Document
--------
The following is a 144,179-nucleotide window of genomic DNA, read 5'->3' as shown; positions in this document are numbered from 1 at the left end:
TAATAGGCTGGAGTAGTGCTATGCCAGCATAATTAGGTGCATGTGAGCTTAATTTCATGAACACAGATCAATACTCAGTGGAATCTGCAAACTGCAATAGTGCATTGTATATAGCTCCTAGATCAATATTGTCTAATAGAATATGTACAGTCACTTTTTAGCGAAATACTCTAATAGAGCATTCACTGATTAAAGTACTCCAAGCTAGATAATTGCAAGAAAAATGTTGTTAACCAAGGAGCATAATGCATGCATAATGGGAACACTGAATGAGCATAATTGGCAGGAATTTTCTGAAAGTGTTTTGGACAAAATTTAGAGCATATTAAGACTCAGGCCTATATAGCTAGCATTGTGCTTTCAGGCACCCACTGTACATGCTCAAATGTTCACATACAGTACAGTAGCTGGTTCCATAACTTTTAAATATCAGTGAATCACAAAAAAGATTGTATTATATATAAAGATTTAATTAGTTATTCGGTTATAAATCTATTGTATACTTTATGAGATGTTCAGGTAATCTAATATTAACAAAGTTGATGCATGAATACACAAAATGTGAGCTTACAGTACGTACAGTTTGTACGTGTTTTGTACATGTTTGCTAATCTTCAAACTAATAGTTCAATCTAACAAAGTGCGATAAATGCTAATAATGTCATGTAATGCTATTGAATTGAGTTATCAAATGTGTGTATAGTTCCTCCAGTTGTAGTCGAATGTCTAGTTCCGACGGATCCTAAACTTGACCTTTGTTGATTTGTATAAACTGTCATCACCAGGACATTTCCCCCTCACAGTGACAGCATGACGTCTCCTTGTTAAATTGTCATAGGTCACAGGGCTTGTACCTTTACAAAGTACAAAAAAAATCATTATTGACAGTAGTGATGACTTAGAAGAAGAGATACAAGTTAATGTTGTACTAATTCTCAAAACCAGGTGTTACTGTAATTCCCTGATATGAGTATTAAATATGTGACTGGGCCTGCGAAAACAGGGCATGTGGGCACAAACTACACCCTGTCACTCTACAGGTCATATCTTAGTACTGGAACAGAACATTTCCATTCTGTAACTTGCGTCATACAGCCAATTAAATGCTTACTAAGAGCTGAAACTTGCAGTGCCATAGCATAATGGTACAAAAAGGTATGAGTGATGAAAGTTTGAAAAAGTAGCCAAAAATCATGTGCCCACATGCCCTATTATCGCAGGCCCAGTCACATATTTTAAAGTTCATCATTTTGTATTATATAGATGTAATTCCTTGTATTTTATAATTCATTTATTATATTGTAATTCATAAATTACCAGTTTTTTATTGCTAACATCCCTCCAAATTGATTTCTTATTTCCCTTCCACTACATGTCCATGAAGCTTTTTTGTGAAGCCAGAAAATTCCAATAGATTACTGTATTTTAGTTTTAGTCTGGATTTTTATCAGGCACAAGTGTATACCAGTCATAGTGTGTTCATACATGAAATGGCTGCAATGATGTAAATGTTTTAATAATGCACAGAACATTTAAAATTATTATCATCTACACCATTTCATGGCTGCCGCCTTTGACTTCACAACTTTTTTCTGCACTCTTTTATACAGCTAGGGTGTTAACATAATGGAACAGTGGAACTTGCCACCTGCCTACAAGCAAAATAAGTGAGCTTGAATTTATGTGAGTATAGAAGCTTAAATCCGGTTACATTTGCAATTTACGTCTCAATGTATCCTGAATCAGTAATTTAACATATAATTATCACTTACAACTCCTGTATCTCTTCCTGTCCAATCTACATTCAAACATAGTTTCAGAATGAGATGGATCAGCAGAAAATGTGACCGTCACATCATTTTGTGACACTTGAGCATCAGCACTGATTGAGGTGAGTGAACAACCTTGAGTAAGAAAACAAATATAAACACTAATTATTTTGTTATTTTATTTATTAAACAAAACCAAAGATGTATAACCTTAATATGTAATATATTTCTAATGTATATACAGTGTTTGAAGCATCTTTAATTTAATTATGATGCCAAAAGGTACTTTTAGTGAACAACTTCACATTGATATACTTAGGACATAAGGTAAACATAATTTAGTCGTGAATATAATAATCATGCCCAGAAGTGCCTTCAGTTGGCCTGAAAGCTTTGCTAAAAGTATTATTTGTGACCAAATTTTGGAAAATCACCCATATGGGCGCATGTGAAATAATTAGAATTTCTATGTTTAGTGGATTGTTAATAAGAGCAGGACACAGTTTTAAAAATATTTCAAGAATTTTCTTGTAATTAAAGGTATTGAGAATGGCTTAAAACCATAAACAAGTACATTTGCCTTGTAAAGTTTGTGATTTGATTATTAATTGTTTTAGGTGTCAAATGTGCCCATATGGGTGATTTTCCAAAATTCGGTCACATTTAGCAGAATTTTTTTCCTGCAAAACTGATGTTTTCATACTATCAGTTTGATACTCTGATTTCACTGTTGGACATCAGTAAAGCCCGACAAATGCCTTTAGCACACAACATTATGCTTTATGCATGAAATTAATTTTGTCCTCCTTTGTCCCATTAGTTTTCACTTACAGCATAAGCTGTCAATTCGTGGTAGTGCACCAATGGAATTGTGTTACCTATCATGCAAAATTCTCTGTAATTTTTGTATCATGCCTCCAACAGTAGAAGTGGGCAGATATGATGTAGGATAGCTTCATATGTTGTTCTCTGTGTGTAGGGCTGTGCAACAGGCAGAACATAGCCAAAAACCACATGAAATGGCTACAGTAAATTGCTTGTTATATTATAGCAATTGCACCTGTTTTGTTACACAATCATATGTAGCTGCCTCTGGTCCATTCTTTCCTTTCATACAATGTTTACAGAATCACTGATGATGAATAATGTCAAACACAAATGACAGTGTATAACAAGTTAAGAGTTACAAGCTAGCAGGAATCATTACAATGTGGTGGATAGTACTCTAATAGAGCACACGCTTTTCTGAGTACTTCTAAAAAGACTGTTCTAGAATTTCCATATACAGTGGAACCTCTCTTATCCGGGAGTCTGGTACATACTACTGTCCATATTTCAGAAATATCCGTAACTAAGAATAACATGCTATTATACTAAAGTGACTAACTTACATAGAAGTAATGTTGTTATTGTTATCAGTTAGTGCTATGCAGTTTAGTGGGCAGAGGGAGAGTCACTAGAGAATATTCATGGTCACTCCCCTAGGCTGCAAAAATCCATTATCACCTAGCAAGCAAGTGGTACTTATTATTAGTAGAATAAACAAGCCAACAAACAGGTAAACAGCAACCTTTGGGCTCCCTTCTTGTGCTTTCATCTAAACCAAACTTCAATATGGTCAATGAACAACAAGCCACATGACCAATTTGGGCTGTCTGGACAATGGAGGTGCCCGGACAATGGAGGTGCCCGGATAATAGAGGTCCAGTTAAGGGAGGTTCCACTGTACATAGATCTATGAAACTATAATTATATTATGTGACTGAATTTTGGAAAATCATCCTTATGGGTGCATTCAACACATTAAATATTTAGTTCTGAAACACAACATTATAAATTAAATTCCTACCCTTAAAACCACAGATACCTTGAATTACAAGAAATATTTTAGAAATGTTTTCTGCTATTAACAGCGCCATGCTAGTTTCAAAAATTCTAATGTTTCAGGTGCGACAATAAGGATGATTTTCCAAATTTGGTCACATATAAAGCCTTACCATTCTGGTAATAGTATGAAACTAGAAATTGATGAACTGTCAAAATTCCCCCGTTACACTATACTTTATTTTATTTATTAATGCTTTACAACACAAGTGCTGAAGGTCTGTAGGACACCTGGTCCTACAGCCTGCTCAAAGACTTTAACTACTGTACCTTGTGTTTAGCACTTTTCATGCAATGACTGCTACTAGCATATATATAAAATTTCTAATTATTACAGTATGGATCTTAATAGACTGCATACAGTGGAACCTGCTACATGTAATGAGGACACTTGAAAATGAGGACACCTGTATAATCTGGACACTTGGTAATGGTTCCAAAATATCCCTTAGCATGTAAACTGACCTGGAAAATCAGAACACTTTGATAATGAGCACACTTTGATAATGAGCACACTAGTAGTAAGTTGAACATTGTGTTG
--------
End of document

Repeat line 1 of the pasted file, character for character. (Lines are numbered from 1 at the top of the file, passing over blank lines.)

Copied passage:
The following is a 144,179-nucleotide window of genomic DNA, read 5'->3' as shown; positions in this document are numbered from 1 at the left end: